Maggie Coggan | 17 August 2021 at 9:03 am
Each morning, lawyer and single mum of two Menoz Bowler wakes up knowing that she’s got a big, and possibly difficult, day ahead of her.
While most working parents can relate to the struggle of getting kids out the door with lunches packed, hair brushed, and shoe laces tied, Bowler is dealing with a raft of different and unique struggles.
Her youngest child, Andrew, is legally blind and has OCD tendencies, with the smallest of errors turning into a meltdown.
“For example, if I make spaghetti with the sauce mixed in and not on the side, he won’t have it… and then there’s the obvious meltdown,” Bowler told Pro Bono News.
“It’s just little things like that which make the day more challenging… It’s a different style of parenting and it’s a different quality of life when you have a child with a disability.”
She said that Melbourne’s elongated lockdown in 2020 was a particularly difficult and isolating time.
“Navigating parenting has its obvious challenges during COVID, but there’s an added layer of having a child with a disability because they have different needs,” she said.
“Because of the restrictions, Andrew didn’t have his speech or occupational therapies, and so he regressed… I can’t tell you how many meltdowns we had last year.”
Bowler is not alone in this struggle.
Victorian community health group Merri Health estimates that there are 720,000 Victorians caring for someone with a disability, medical condition, mental illness or frailty due to old age who are missing out on vital support services, with many unaware of the assistance available to them until they reach crisis point.
The pandemic was a particularly tough time for carers, with a national carer survey revealing that half of carers in Australia were experiencing high or very high psychological distress, with one in three reporting high levels of social isolation. One in three respondents also reported that they never get time out from their caring responsibilities.
To combat this, Merri Health has launched a new campaign to create awareness of the Carer Gateway program, a free national service that connects carers to people with lived carer experience for respite care, telephone counselling services, educational training sessions, and financial support packages.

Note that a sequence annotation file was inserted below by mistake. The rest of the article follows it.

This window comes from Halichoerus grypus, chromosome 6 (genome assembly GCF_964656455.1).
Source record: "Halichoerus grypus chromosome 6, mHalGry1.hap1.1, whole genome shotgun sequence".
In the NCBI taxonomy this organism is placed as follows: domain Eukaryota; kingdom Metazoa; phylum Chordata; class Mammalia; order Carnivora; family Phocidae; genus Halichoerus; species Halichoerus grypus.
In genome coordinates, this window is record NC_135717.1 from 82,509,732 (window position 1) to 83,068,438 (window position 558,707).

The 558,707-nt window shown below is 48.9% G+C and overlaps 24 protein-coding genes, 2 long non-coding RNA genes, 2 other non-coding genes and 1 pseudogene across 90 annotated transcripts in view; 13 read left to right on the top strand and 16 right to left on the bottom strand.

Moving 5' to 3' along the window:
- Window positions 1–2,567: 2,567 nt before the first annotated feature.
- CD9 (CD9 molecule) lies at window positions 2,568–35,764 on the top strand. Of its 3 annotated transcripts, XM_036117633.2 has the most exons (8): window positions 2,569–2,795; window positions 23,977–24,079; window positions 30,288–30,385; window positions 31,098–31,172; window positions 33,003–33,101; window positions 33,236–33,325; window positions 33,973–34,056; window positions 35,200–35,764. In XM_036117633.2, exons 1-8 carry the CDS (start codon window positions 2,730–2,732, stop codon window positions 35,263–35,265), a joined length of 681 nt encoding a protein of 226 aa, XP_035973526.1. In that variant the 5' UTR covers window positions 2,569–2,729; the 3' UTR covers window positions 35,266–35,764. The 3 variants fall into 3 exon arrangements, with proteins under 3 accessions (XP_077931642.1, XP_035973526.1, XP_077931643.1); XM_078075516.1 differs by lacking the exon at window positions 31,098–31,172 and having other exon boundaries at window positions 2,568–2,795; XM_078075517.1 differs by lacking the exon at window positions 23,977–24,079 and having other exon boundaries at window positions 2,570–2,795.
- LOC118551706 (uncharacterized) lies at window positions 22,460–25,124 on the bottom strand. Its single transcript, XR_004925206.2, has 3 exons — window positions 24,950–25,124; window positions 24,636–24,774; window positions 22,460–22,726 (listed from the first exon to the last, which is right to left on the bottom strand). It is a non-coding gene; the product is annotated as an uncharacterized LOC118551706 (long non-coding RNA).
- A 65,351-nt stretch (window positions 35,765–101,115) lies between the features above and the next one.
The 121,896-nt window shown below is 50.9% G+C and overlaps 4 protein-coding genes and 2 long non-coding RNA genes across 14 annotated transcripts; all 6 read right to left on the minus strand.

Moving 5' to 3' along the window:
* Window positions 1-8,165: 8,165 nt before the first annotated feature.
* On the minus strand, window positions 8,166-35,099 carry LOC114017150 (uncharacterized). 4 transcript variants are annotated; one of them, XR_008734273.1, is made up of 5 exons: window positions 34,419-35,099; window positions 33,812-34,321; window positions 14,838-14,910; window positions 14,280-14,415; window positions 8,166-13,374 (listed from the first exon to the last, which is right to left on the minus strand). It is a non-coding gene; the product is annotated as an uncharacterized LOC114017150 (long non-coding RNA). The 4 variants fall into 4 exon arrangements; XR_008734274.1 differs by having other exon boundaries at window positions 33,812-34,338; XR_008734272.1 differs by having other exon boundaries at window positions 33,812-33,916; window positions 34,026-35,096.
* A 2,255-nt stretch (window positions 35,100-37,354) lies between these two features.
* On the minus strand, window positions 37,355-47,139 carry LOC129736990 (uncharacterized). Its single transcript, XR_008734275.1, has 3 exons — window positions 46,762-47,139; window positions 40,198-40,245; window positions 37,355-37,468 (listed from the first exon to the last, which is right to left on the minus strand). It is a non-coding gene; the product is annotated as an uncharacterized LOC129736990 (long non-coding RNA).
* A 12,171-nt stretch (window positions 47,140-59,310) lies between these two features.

Bowler, who was connected to Carer Gateway through one of Andrew’s support providers, said that having someone to talk to about what she was going through and being able to access respite care had been “priceless”.
“Our Carer Gateway case manager has taught me that I can ask for help, and has shown me that there are services and supports out there and they should be utilised,” she said.
“When I can debrief or work through problems, I do feel better about the problem, and it’s not such an insurmountable task.”
Many carers flying under the radar
Vicki Down, the Victorian state manager of Carer Gateway, told Pro Bono News that one of the main reasons carers didn’t access support services was because they didn’t identify as carers.
“They might think, ‘well, I’m caring for my partner or my child with a disability… but I’m just a family member,’ and so they don’t identify themselves as a carer,” she said.
Kellie King is one of those people. She cares for her ageing parents, her daughter, who has an acquired brain injury, and her grandson who has autism. Yet, she said while she knew deep down she was in a caring role, she resisted the official title of carer.
“There was always this push back and resistance around wanting to identify as a carer,” King said.
Since discovering Carer Gateway, she has embraced her role as a carer and the importance of seeking support as part of her well being.
“Life doesn’t need to be so hard… [Carer Gateway staff] are amazing, they are supportive… Most of the people that I’ve spoken to have got lived experiences and it’s really made a difference,” King said.
New push to connect carers with help
With the resurgence of COVID-19 and lockdowns enforced across many parts of Australia, Down said it was important that carers, and the communities around them knew that help was available.
“The campaign is about raising awareness for the carers themselves and the people around them,” she said.
“For instance, for young carers under the age of 25, it’s important for schools and universities to understand what carers look like and the support that is out there for them.”
If you are interested in finding out more about Carer Gateway and the services they provide, call the 24/7 hotline on 1800 422 737, or visit their website here.